May 27, 2009 / 4:46 AM / 10 years ago

Roubini says bottom of U.S. recession not here yet

SEOUL, May 27 (Reuters) - Economist Nouriel Roubini on Wednesday said the end of the global recession is likely to occur at the end of the year rather than the middle, and that U.S. growth will remain below potential afterwards.

“We are not yet at the bottom of the U.S. and the global recession,” said Roubini. “The contraction is still occurring and the recession is going to be over more toward the end of the year rather than in the middle of the year.”

“There is still too much optimism that a recovery is just around the corner,” said Roubini, a professor at New York University’s Stern School of Business and chairman of RGE Monitor, an independent economic research firm.

Roubini, who is widely credited for predicting the current economic turmoil, was speaking at the Seoul Digital Forum.

“A more sober analysis suggests we’re closer to the bottom; there is light at the end of the tunnel, but it’s going to take a while longer, and the recovery is going to be weaker than otherwise expected.”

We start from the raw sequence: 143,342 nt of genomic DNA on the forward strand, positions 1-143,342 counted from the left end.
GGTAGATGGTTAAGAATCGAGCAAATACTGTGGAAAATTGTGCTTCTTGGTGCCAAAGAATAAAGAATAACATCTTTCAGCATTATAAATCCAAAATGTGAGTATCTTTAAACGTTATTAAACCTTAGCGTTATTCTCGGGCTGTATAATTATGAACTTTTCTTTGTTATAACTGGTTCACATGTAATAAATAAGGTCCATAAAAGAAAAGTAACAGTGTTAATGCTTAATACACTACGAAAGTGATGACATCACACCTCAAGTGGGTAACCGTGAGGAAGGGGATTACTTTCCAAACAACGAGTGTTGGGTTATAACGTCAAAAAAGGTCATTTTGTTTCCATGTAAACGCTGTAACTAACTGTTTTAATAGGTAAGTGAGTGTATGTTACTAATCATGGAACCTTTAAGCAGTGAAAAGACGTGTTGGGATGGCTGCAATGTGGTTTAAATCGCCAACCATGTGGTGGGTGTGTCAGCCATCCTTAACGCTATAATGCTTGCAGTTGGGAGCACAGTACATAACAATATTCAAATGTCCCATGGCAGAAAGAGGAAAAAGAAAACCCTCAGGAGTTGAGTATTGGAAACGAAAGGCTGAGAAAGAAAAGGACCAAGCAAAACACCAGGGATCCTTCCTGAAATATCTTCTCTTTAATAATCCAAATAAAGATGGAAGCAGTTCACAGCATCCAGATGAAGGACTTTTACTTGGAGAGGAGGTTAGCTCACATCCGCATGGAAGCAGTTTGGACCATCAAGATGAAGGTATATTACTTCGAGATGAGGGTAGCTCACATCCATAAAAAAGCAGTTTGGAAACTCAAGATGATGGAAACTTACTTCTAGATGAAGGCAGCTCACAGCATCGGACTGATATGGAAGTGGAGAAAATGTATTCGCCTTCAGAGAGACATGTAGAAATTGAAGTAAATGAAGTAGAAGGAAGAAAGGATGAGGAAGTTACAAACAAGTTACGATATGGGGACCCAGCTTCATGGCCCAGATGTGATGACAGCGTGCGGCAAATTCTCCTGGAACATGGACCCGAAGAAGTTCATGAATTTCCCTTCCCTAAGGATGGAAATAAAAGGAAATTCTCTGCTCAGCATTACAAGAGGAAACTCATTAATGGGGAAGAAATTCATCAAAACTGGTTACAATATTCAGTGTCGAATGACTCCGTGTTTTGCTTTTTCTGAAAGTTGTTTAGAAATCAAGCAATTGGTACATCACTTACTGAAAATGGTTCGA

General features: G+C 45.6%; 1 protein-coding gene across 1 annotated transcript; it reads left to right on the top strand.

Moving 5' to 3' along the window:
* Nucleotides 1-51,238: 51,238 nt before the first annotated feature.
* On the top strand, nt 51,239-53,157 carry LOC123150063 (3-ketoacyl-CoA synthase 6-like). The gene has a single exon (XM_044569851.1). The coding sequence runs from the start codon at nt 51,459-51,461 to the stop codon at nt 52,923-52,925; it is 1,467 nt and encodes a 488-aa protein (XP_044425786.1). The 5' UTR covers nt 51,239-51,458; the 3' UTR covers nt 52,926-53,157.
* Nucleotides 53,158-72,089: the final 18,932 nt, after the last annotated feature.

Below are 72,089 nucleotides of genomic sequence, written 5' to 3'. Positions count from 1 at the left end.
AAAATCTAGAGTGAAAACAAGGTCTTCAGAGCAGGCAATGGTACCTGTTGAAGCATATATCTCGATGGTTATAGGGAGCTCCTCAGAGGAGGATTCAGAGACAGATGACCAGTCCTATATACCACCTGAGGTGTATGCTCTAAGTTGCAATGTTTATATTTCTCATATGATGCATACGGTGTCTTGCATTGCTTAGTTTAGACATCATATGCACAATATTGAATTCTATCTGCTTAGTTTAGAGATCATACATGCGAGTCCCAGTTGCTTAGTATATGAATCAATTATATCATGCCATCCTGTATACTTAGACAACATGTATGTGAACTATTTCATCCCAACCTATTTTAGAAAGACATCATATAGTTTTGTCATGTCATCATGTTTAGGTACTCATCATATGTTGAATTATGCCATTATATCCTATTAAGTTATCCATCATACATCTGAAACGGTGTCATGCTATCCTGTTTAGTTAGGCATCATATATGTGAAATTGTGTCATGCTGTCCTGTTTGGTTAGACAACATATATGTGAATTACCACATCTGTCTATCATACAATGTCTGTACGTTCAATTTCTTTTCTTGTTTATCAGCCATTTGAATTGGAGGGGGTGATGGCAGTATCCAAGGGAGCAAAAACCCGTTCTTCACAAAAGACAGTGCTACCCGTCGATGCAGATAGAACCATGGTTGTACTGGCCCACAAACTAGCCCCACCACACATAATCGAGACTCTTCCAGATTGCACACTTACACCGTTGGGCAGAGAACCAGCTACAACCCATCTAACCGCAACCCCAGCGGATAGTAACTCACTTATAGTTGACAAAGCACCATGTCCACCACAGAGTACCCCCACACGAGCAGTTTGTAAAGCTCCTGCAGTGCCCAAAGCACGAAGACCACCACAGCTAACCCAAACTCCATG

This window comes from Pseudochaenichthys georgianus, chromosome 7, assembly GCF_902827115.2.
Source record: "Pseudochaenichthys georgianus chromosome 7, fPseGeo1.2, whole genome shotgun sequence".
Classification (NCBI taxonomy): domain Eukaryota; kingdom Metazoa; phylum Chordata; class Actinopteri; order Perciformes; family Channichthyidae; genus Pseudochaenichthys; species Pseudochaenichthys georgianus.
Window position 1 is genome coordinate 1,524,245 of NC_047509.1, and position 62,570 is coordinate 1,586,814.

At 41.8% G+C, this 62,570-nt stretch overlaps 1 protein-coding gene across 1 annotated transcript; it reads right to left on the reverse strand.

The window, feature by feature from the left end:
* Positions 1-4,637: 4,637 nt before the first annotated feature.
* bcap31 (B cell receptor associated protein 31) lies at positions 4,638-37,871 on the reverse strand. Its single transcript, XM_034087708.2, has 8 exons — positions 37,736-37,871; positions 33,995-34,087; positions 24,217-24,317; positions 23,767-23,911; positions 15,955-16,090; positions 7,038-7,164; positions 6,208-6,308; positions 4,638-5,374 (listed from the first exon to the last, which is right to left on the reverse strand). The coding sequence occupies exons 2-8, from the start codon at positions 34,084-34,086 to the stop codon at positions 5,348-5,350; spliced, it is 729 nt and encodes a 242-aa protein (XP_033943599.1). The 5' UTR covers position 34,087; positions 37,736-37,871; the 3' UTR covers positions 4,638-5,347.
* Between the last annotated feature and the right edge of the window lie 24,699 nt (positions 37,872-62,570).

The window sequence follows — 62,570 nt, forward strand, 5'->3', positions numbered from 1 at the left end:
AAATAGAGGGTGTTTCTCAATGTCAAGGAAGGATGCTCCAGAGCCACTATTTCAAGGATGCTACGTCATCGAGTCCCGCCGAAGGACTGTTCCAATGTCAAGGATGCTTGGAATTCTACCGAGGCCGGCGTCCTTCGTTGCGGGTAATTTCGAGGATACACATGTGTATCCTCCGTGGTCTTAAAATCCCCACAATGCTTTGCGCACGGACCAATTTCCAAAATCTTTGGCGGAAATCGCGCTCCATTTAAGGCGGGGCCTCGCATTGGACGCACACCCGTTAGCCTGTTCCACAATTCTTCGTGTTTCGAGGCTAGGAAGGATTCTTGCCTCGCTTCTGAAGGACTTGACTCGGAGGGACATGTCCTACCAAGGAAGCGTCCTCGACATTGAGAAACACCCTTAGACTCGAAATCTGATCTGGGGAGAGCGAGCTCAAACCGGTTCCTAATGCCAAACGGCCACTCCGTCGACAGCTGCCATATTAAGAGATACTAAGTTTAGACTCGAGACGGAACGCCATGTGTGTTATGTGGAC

Once the recession ends, “U.S. economic growth is going to be below potential for at least two years,” he said, amid multiple imbalances in the housing sector and the financial system, and the rise of public debt.

Roubini said the outlook for Asia was more positive than for Europe, Japan and the United States, thanks to stronger fundamentals.

“The latest economic indicators from Korea ... suggest there is the beginning of an economic recovery, and growth might be already positive in the second quarter.”

The downside risk, Roubini said, was if advanced countries did not recover fast enough and if China’s rate of growth started to slow again.

Roubini predicted China would post a 6 percent growth rate this year, a “hard landing” considering it grew by 10 percent for a decade.

A robust recovery in Korean, China and other countries in the region would depend upon relying less on external demand and export-led growth and relying more on domestic growth, he said.

Reporting by Marie-France Han; editing by Chris Lewis

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